Dogs pant more in warm weather to cool themselves down. Labradors (or any other dogs) need to drink more in warmer weather to compensate for the release of water through respiration and sweating. 

If your Lab drinks much more just as a reaction to a hot weather then there’s no need to worry.

Monitor your Lab's water intake

It’s always a good idea to find out what’s the normal water intake for your Labrador.

The easiest way to do that is to fill up your dog’s water bowl to the same level at the same time every day and to notice how much is left when you come to refill it the next time. 

By doing so each day you will be able to notice if your Lab suddenly changes his drinking schedule.

You should also notice if you suddenly start needing to refill it more than usual. However, our lives can get busy, and sometimes, we might not notice a change in drinking behaviour. 

How much water should an adult Labrador drink

How much an average adult Labrador needs to drink can be found in the table below.

A general rule of thumb is that a healthy Labrador should drink between 0.5/0.6 and 1 ounce (17 – 30 ml) of water per pound (0.45 kg) of body weight each day. 

Don’t worry too much if your dog drinks slightly more or less than the amount described in the table below. As long as they are in that general range then they’ll be getting the right amount of water.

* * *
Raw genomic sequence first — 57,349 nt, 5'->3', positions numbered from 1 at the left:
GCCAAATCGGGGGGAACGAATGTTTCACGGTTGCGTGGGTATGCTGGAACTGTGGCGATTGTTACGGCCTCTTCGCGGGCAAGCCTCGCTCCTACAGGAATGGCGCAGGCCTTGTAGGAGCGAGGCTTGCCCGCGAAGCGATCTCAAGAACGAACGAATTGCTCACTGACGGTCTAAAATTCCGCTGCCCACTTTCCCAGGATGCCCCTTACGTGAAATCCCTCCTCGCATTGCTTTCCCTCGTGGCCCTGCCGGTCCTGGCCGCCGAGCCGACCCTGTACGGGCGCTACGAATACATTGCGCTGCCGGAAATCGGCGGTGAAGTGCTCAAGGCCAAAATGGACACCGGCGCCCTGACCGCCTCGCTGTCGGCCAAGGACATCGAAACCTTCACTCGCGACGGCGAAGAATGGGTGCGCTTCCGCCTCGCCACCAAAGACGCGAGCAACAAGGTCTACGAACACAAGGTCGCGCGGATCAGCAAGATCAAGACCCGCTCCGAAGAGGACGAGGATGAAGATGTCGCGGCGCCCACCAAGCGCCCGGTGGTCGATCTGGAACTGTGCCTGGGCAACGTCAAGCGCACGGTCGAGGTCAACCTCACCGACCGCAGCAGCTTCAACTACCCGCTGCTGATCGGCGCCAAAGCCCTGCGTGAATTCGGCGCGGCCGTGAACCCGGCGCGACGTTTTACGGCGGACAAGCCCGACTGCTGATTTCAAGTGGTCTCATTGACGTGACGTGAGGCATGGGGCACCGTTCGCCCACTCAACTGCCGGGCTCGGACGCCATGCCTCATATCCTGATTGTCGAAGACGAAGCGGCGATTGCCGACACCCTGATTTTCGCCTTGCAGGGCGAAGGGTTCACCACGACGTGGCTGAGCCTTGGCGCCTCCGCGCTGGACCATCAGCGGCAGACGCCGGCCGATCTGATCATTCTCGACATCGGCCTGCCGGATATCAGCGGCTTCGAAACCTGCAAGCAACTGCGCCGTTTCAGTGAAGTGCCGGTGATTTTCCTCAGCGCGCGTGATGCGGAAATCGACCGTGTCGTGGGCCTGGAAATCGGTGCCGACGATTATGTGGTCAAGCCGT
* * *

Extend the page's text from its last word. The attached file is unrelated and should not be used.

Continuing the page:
If your dog suddenly drinks far less or far more than the amounts described below, there may be a serious health condition which requires medical assistance.

Dog weight Normal water intake
2 lb (0.9 kg)
1 - 2 oz (30 - 60 ml)
3 lb (1.4 kg)
1.5 - 3 oz (44 - 89 ml)
4 lb (1.8 kg)
2 - 4 oz (60 - 118 ml)
5 lb (2.3 kg)
2.5 - 5 oz (74 - 148 ml)
6 lb (2.7 kg)
3 - 6 oz (89 - 177 ml)
8 lb (3.6 kg)
4 - 8 oz (118 - 237 ml)
10 lb (4.5 kg)
5 - 10 oz (148 - 296 ml)
12 lb (5.4 kg)
6 - 12 oz (177 - 355 ml)
14 lb (6.3 kg)
7 - 14 oz (207 - 414 ml)
16 lb (7.2 kg)
8 - 16 oz (237 - 473 ml)
18 lb (8.2 kg)
9 - 18 oz (266 - 532 ml)
20 lb (9 kg)
10 - 20 oz (295 - 591 ml)
24 lb (11 kg)
12 - 24 oz (355 ml - 710 ml)
28 lb (13 kg)
14 - 28 oz (414 - 828 ml)
32 lb (15 kg)
16 - 32 oz (473 - 946 ml)
36 lb (16 kg)
18 - 36 oz (532 - 1064 ml)
40 lb (18 kg)
20 - 40 oz (591 - 1182 ml)
44 lb (20 kg)
22 - 44 oz (651 - 1301 ml)
48 lb (22 kg)
24 - 48 oz (0.7 - 1.4 l)
52 lb (24 kg)
26 - 52 oz (0.77 - 1.5 l)
56 lb (25 kg)
28 - 56 oz (0.83 - 1.65 l)
60 lb (27 kg)
30 - 60 oz (0.89 - 1.8 l)
64 lb (29 kg)
32 - 64 oz (0.95 - 1.9 l)
68 lb (31 kg)
34 - 68 oz (1 - 2 l)
72 lb (33 kg)
36 - 72 oz (1.1 - 2.1 l)
76 lb (34 kg)
38 - 76 oz (1.1 - 2.2 l)
80 lb (36 kg)
40 - 80 oz (1.2 - 2.4 l)
84 lb (38 kg)
42 - 84 oz (1.2 - 2.5 l)
88 lb (40 kg)
44 - 88 oz (1.3 - 2.6 l)
94 lb (43 kg)
47 - 94 oz (1.4 - 2.8 l)
100 lb (45 kg)
50 - 100 oz (1.5 - 3 l)
106 lb (48 kg)
53 - 106 oz (1.5 - 3.1 l)
112 lb (51 kg)
56 - 112 oz (1.65 - 3.3 l)
120 lb (54 kg)
60 - 120 oz (1.8 - 3.5 l)
128 lb (58 kg)
64 - 128 oz (1.9 - 3.8 l)
136 lb (62 kg)
68 - 136 oz (2 - 4 l)

If your Labrador exceeds the daily water guidelines in the table above on a very hot and active day, his excessive drinking may be just a reaction to the weather conditions and there’s no need for concern.

Keep your dog hydrated

In the case when you are going to be away from the house for an extended period of time, you should use an auto replenishing water bowl so that your Lab has always a sufficient supply of water throughout the day.

If you use a regular bowl make sure there is always some water for your dog in it. Refill it multiple times per day if needed.

Another way to make sure your dog gets plenty of water is by adding water to your dog’s meal. Your dog will happily slurp up the added water while he eats his meal.